Meanwhile, her doctor told her that she'd need to be on "rejection meds" when she got her implants, "because my body might reject them. I'm like, ‘Huh. I don't know if that is something I should be doing,'" Germino recalls. That's when her fiancée, Diana, sat her down for a heart-to-heart.

"She was like, 'Listen, I'm a full supporter of whatever you want to do,'" Germino says. "She's like, 'but you are doing this potentially life-saving surgery. Are you sure you want to get implants, that could potentially pose a higher risk of having issues, and multiple surgeries?'"

The clincher was when Germino found Statistical Oddity on TikTok, a breast cancer survivor who had gone flat post-mastectomy.

"That was literally the first time I ever saw a flat woman," says Germino. "I was like, 'Wait. Hold on. Let me process what I'm seeing. She's a badass. Oh my God, I love it!'" And then: "I want to do that."

Instead of reconstruction, she asked for what's only been recently, officially termed aesthetic flat closure. Since then, Germino has never looked back — and her body confidence has never been stronger.

"When I had boobs, it really did deter me … because of how far my boobs hung," she says. That felt especially true after breastfeeding her son Josiah, now 5, she explains, who she had through a previous marriage to a man.

Adding to Germino's physical insecurities was that she gained 60 pounds with her pregnancy and wound up with "a lot stretch marks."

But since going flat, she says, laughing, "You can't tell me anything. Like, I am literally the hottest s*** ever! In my mind." People have asked her if losing her breasts has given rise to body dysmorphia. "I'm like, 'No — I have body euphoria. Like, I want to showcase my body 24/7. Like, I should be in museums. Hello!'" She credits much of that to no longer worrying about "what I can wear with my boobs. I can literally wear anything. I am unstoppable."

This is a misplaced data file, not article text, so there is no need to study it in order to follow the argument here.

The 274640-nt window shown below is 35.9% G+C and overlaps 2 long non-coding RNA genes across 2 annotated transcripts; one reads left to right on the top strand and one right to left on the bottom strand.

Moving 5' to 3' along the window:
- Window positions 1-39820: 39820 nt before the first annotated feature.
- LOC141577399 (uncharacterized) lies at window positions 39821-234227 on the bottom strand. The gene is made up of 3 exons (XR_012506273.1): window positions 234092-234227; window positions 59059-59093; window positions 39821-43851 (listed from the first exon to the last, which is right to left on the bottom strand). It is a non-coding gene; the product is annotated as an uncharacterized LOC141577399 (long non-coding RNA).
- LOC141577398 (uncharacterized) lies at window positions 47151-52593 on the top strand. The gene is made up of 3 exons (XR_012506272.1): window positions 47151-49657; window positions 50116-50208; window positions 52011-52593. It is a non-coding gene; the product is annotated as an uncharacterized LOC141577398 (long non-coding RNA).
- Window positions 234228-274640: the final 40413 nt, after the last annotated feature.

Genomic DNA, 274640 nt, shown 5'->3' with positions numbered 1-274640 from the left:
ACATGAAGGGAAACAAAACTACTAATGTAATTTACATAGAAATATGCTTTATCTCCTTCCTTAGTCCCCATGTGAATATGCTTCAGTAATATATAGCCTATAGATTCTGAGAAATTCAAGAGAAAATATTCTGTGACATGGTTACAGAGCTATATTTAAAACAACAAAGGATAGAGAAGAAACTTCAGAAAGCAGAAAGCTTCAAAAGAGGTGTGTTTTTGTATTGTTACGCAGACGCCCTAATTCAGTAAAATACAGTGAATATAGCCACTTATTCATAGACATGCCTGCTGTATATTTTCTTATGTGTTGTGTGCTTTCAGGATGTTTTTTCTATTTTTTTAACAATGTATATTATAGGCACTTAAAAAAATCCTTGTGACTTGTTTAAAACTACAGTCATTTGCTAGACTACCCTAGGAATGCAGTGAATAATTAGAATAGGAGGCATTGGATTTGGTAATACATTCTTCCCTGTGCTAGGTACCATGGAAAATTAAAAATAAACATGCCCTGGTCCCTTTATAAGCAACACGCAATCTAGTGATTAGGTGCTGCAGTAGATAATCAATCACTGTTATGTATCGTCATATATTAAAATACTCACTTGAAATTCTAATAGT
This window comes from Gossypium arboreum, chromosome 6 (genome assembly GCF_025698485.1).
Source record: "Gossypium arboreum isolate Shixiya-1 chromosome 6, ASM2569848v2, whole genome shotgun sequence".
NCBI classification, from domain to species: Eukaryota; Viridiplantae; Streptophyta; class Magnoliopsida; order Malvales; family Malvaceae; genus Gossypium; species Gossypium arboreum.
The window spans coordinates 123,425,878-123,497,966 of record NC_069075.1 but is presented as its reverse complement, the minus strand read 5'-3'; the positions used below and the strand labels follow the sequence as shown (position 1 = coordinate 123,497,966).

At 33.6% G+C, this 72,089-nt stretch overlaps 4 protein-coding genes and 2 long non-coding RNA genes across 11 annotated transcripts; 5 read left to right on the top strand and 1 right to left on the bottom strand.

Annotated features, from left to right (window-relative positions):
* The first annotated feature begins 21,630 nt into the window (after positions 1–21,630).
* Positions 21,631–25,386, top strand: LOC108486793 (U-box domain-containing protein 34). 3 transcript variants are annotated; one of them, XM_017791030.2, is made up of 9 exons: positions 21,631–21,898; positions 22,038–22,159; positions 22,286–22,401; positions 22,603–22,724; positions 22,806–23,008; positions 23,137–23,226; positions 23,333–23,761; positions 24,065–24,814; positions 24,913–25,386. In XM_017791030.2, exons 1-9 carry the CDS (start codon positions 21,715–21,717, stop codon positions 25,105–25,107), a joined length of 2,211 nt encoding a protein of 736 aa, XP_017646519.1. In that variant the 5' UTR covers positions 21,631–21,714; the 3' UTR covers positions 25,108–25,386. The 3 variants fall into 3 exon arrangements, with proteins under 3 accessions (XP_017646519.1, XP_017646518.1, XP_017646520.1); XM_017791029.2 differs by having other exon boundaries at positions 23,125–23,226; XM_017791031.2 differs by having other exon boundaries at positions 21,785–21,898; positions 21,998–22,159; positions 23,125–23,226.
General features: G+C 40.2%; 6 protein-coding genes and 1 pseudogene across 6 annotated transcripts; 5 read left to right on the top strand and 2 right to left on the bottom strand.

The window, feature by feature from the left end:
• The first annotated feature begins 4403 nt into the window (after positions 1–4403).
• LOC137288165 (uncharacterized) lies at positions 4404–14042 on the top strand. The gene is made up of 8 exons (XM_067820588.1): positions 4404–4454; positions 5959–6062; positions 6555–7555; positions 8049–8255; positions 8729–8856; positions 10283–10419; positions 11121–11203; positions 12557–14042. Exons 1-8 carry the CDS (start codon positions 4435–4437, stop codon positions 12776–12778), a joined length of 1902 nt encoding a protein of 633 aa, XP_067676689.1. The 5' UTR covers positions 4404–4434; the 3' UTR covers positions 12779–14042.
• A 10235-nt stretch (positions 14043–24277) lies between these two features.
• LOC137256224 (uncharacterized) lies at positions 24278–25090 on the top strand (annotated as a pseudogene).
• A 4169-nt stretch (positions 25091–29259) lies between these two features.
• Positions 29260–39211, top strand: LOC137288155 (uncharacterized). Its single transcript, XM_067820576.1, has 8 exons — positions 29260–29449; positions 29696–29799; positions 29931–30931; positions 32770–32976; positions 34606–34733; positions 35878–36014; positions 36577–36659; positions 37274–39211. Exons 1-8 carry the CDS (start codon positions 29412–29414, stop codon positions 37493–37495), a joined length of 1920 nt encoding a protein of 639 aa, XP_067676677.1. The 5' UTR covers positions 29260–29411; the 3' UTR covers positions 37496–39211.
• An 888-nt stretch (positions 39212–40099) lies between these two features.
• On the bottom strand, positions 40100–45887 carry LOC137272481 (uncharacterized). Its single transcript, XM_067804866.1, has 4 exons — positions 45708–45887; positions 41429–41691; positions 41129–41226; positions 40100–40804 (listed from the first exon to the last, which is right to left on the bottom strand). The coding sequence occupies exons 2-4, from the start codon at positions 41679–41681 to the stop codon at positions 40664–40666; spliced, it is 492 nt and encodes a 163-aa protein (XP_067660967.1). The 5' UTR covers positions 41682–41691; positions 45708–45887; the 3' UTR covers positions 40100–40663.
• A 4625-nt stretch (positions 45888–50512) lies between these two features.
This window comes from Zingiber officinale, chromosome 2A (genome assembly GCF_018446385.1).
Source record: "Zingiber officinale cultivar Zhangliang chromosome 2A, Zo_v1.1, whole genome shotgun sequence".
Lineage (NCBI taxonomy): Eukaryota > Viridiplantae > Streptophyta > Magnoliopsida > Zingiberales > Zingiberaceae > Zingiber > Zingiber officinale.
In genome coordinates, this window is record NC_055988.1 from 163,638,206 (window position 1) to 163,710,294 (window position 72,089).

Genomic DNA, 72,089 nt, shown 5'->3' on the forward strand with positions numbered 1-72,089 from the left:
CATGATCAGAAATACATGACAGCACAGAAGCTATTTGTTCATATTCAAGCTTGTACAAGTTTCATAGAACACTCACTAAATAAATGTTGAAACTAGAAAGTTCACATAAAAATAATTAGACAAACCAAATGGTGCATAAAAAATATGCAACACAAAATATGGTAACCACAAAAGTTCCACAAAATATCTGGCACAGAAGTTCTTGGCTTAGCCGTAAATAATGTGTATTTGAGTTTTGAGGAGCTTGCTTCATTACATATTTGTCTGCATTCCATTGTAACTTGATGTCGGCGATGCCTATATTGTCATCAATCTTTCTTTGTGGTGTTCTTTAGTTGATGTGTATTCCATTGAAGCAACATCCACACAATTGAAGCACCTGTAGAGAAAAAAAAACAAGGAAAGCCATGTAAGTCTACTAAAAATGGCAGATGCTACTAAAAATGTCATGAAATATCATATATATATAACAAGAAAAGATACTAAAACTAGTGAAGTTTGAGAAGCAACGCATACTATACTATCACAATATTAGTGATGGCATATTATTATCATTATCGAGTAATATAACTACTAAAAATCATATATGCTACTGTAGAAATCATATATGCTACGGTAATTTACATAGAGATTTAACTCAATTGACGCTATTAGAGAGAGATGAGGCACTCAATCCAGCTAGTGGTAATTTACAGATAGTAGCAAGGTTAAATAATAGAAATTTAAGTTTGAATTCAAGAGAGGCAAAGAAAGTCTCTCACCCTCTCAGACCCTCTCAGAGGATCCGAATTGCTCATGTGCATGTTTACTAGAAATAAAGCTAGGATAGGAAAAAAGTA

Part of what's made her feel so confident in her flatness, believes Germino, who owns a beauty studio offering services from lash extensions to tattoos, is having such a supportive partner — as well as being a part of the queer community.

"I think that queer women, and the LGBTQIA family in general, is just so much more open-minded and so much more accepting," she says, quick to embrace anything having to do with "bodily autonomy."

"Every time I go out [in queer spaces] I'll wear, like, see-through tops, and everybody is so loving and accepting … They're just like, 'Yes, queen!' and 'You're such a badass,' and I love it," she says. In the general public, she's not always as revered.

"I get the stares. I get the, 'Oh, she ain't got no titties,' and I'm like, 'I don't, yeah I know.' It doesn't bother me at all, but I will say I feel more comfortable if I'm with my fiancée or with my people, because this world is scary."

That can be especially true on Germino's social accounts, where comments can be hostile — not only about her body, but her parenting skills, such as when she posted a poignant video of her son seeing her mastectomy scars for the first time as she explains to him, "Remember, mommy told you that she was getting her boobies taken off?" Some viewers did not approve.

"People lose their mind when they see me in front of my son without my shirt," she says. "They're like, 'You're traumatizing him. You're indoctrinating him.' I'm like, 'I'm literally living my life.'"

"I think that, just in general, human beings react negatively when they don't understand," says Germino.

"One, you see a woman who's confident in their body: 'Shame on that woman! No, you need to tear your body down,'" she explains. "Two, you see a beautiful woman who doesn't look like society's standard of beauty, and it's like, 'Oh no, absolutely not. Let's pick her apart.'" Further adding to the negativity, she adds, is that people automatically assume she is going through a gender transition.

She tries to give such commenters "grace," she says, as "aesthetic flat closures aren't widely known enough … So I understand your first instinct is to think, 'transitional top surgery.' I don't get offended by that, by any means. If people think that I'm trans, OK. I love my trans brothers and sisters. But I am going to educate you, and I do get a little frustrated when it is presented out of hate."

It's hard, she admits. "But it's not gonna stop me from showcasing myself and raising awareness," she adds, "because this necessary."